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Rethinking Recycling

Creative solutions for tackling new waste challenges brought on by the pandemic

Recycling

Before the COVID-19 pandemic hit, facility managers already faced substantial challenges to their recycling programs. Market turmoil as China stopped accepting recycled goods from the United States, increased contamination, and the constant challenge of anticipating public behaviors left many recycling programs scrambling to find solutions year
after year. 

Since the spring of 2020, recycling has faced another set of barriers as people stayed home, companies slashed budgets, and new materials were introduced to the waste stream in massive quantities. Facility managers needed to get creative to adapt their recycling programs to a new set of challenges, while keeping up with the old ones, too. Below, we take a closer look at some of these setbacks along with a few creative solutions to help you get your recycling efforts back on track.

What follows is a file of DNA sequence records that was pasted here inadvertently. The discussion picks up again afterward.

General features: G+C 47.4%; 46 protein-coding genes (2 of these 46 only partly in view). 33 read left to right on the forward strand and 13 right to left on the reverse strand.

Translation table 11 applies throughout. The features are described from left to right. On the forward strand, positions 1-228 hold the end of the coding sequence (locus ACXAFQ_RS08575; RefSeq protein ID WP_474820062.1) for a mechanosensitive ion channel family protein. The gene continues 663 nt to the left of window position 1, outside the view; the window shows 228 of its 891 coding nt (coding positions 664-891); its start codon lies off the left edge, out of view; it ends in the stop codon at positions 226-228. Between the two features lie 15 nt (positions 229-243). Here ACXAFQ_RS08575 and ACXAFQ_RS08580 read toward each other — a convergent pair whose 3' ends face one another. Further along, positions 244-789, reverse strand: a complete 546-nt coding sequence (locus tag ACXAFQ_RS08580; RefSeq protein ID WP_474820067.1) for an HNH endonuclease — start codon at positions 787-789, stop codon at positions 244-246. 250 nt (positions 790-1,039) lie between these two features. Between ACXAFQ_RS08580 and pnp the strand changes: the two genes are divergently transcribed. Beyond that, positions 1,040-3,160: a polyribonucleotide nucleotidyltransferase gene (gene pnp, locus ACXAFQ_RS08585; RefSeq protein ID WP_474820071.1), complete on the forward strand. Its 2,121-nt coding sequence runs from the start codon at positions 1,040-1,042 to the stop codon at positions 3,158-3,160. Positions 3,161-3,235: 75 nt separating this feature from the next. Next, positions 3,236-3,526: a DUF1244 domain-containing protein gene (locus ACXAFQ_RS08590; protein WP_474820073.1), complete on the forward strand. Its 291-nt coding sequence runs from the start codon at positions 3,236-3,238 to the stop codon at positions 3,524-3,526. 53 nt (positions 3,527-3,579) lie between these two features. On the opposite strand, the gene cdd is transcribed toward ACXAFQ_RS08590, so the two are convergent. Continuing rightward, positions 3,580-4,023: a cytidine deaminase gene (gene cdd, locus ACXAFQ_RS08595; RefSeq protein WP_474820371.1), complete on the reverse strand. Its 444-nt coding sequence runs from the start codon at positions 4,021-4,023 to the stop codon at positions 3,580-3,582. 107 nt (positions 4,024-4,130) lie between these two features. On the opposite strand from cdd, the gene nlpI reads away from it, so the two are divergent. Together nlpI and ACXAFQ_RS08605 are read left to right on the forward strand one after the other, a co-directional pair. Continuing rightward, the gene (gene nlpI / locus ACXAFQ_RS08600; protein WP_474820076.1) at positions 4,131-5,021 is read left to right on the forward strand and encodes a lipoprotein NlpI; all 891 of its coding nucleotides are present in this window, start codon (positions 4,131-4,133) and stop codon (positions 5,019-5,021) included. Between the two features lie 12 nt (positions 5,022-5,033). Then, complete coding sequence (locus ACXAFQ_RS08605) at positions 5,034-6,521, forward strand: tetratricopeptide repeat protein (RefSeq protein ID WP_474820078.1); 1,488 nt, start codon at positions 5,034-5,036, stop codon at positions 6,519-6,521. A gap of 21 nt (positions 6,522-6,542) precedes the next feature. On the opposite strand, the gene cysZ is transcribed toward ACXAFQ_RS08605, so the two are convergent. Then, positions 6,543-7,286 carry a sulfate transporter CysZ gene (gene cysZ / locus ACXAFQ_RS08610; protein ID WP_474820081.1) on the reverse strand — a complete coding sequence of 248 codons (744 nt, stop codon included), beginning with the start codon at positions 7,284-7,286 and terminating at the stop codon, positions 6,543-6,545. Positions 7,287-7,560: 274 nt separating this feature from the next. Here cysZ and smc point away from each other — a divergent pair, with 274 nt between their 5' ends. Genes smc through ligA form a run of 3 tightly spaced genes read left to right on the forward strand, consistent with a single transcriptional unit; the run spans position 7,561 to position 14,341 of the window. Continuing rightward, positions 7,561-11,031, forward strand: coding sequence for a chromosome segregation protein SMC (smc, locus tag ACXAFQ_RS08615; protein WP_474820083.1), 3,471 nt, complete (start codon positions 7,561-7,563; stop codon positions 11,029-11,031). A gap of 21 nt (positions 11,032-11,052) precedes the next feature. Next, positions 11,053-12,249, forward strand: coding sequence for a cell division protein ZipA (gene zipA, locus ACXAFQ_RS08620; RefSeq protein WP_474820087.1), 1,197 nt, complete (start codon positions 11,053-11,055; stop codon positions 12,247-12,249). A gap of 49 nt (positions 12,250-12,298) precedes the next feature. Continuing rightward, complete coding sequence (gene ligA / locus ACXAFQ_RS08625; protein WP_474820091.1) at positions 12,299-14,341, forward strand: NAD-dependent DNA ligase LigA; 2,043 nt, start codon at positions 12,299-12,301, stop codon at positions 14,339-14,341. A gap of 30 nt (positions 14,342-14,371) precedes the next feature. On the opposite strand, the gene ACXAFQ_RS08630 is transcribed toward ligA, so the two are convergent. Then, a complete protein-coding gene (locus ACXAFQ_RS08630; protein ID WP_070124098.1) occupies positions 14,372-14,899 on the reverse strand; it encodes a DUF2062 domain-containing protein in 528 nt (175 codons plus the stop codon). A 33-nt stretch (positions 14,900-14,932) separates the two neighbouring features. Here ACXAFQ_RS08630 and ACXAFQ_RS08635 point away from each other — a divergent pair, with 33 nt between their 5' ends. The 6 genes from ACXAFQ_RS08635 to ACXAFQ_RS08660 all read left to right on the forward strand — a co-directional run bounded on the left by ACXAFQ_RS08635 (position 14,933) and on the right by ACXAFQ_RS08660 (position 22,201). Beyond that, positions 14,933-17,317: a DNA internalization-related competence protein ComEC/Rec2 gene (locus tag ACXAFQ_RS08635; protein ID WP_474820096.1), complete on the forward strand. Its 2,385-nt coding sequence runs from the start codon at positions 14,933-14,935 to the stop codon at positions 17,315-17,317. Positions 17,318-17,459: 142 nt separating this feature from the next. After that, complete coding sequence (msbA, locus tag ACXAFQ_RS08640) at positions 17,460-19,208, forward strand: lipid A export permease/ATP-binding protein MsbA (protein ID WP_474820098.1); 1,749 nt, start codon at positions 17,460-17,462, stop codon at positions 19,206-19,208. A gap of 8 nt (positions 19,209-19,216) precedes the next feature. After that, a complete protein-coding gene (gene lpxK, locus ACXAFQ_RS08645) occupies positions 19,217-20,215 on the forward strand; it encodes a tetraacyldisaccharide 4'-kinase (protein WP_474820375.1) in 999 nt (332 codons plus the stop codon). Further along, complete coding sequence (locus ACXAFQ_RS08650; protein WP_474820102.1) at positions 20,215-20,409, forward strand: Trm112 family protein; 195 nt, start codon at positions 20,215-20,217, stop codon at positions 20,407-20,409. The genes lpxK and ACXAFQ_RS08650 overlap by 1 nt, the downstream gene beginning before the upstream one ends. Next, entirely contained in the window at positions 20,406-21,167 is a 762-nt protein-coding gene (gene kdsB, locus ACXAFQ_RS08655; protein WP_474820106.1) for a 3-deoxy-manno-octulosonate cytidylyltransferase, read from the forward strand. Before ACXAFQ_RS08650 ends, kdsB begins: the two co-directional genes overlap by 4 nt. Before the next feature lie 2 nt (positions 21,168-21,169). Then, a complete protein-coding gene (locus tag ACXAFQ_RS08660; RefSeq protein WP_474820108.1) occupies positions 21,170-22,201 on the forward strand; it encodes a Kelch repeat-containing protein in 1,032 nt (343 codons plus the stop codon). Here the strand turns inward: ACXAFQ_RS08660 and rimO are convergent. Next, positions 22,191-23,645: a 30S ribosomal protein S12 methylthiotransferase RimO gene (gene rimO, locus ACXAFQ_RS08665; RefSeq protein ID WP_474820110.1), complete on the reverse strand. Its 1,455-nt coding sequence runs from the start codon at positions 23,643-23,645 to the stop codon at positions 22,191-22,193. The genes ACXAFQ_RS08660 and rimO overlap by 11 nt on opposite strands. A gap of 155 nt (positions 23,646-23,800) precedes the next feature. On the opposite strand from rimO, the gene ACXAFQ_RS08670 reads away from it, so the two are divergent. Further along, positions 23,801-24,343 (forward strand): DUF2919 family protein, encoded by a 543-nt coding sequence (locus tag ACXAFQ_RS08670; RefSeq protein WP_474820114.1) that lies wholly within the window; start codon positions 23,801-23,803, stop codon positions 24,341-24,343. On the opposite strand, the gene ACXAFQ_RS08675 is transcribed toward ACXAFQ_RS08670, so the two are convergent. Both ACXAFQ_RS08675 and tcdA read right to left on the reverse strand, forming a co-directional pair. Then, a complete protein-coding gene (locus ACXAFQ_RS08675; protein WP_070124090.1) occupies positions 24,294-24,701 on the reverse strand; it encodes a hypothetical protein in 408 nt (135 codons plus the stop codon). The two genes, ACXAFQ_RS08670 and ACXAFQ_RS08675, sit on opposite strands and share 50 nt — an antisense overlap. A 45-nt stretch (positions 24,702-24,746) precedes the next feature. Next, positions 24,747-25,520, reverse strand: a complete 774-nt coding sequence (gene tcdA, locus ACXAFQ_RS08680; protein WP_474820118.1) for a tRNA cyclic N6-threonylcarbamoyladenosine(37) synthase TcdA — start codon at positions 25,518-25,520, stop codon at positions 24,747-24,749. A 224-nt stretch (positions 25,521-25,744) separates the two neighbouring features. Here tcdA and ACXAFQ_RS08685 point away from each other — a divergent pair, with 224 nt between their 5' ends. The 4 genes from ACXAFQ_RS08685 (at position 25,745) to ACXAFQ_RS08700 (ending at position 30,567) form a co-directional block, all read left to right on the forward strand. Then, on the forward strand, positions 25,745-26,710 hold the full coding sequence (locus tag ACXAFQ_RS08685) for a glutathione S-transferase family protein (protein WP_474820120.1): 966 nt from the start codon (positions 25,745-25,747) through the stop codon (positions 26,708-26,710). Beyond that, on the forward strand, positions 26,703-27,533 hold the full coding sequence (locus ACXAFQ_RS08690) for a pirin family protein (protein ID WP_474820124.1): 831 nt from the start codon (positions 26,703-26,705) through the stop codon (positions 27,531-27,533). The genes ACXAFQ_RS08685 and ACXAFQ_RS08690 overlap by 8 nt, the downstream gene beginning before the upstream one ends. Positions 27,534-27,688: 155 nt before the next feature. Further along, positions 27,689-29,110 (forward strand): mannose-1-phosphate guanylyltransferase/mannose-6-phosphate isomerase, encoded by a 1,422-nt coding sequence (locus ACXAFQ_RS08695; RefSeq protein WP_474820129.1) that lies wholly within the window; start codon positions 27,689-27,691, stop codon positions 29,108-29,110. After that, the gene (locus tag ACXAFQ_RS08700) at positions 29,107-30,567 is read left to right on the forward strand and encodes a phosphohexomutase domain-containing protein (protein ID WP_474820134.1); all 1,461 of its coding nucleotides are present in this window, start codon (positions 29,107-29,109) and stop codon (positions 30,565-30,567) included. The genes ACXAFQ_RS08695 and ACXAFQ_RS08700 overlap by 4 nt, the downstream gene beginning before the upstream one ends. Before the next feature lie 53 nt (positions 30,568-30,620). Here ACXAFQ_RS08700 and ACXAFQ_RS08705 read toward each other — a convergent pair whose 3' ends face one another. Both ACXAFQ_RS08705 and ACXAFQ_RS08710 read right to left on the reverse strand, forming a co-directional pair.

Remote recycling woes

Institutions like colleges, K-12 school districts, corporations, and hospitals have spent decades building programs that made it easy for employees and students to practice effective recycling behaviors. When workers and students began spending their days at home, they brought about a change in public behavior. Brian Johnson, director at The Ashkin Group, a sustainability consulting group, has seen a fundamental shift in recycling trends that begins with work-from-home practices.